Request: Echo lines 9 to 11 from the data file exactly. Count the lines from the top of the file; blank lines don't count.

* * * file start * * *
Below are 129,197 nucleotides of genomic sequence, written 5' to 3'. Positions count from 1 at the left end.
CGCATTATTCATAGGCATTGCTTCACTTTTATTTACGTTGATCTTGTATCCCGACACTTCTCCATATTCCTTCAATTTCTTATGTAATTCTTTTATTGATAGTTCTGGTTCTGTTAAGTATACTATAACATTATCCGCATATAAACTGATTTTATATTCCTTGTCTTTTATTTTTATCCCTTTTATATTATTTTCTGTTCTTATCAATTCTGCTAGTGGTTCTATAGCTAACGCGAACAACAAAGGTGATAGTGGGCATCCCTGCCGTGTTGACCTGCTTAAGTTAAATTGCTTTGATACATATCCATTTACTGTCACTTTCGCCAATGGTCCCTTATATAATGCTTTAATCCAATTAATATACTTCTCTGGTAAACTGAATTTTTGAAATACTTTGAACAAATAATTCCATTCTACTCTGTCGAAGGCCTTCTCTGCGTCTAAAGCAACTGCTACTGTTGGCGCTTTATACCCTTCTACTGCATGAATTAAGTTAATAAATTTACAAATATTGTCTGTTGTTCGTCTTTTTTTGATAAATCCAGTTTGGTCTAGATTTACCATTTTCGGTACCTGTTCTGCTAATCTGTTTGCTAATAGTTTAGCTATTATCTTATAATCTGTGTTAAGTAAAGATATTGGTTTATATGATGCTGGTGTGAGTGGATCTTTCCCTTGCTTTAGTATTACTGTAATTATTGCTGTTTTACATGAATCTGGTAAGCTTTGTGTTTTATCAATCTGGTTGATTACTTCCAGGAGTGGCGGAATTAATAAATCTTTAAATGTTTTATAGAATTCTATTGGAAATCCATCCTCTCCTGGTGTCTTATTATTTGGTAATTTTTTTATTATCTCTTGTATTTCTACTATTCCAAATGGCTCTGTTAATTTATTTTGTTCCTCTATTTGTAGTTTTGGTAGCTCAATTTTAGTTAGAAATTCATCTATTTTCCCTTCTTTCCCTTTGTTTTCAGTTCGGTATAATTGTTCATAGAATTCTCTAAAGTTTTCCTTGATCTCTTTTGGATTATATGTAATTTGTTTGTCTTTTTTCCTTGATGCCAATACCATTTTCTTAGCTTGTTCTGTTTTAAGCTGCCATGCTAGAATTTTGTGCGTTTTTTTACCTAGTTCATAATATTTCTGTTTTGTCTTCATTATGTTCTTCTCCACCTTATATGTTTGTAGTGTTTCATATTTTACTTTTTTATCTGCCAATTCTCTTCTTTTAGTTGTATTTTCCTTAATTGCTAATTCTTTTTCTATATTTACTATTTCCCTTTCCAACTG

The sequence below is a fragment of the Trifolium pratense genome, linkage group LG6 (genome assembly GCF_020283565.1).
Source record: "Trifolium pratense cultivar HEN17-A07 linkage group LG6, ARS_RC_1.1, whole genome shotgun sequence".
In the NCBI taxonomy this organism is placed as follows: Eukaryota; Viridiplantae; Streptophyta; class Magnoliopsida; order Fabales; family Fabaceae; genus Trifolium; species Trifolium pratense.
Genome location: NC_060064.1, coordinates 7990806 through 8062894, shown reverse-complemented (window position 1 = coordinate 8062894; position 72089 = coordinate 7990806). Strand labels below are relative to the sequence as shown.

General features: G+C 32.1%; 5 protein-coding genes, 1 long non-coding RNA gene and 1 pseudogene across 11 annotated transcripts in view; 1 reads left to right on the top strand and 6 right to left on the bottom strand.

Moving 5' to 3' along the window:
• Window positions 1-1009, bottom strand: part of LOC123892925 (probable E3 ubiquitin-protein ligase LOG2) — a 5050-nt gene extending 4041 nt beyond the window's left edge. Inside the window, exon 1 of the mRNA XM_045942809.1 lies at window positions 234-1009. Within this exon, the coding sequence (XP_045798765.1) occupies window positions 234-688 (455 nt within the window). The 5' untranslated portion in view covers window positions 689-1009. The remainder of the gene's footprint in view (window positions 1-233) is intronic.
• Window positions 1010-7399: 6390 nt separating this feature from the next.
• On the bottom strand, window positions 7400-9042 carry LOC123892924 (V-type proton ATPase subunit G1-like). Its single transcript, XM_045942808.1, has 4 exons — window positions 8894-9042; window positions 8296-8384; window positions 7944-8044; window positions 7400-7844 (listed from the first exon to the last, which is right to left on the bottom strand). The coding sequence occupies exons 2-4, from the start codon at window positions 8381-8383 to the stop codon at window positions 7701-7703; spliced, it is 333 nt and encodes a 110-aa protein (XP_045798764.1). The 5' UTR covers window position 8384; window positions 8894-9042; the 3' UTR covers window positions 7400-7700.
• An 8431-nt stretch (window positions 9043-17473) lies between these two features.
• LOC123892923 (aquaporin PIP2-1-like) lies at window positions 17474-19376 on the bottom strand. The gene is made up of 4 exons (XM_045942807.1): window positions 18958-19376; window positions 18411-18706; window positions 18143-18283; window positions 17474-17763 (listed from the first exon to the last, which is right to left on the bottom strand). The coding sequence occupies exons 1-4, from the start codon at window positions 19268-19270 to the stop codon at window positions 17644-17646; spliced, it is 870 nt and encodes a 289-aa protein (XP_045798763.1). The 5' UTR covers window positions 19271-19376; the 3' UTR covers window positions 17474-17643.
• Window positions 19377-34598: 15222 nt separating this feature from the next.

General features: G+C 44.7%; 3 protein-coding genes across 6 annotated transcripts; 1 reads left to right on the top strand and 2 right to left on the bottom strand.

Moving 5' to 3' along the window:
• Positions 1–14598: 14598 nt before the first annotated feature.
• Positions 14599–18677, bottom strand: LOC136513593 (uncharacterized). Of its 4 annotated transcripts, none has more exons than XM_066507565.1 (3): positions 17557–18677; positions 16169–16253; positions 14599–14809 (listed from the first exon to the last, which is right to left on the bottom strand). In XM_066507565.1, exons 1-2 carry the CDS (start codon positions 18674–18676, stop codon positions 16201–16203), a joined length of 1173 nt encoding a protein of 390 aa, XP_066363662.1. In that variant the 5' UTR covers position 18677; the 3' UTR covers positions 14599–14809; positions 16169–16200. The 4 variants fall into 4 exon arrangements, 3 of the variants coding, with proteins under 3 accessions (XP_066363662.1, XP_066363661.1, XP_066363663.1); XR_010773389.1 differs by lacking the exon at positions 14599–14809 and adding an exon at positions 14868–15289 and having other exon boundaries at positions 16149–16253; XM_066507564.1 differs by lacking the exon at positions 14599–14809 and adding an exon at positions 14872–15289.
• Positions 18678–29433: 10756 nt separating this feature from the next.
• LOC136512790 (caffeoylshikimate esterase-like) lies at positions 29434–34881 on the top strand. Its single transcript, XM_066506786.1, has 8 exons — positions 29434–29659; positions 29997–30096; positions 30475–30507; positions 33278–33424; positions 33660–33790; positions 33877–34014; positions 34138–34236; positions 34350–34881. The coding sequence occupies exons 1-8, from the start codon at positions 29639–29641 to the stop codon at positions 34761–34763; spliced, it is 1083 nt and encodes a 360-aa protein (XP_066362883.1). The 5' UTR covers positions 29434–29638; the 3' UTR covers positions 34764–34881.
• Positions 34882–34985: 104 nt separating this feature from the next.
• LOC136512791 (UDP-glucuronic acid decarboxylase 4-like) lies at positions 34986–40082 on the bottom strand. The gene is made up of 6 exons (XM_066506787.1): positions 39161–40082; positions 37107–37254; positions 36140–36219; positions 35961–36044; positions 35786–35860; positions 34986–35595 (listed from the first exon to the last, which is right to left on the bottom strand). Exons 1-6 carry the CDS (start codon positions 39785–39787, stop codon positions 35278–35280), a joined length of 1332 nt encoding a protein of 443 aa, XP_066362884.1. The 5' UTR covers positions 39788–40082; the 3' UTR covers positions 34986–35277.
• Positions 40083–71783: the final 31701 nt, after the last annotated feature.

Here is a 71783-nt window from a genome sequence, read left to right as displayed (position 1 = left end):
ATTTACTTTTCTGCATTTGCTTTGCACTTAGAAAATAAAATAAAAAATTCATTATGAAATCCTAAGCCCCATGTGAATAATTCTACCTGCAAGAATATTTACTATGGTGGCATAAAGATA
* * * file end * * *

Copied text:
• Window positions 1-1009, bottom strand: part of LOC123892925 (probable E3 ubiquitin-protein ligase LOG2) — a 5050-nt gene extending 4041 nt beyond the window's left edge. Inside the window, exon 1 of the mRNA XM_045942809.1 lies at window positions 234-1009. Within this exon, the coding sequence (XP_045798765.1) occupies window positions 234-688 (455 nt within the window). The 5' untranslated portion in view covers window positions 689-1009. The remainder of the gene's footprint in view (window positions 1-233) is intronic.
• Window positions 1010-7399: 6390 nt separating this feature from the next.
• On the bottom strand, window positions 7400-9042 carry LOC123892924 (V-type proton ATPase subunit G1-like). Its single transcript, XM_045942808.1, has 4 exons — window positions 8894-9042; window positions 8296-8384; window positions 7944-8044; window positions 7400-7844 (listed from the first exon to the last, which is right to left on the bottom strand). The coding sequence occupies exons 2-4, from the start codon at window positions 8381-8383 to the stop codon at window positions 7701-7703; spliced, it is 333 nt and encodes a 110-aa protein (XP_045798764.1). The 5' UTR covers window position 8384; window positions 8894-9042; the 3' UTR covers window positions 7400-7700.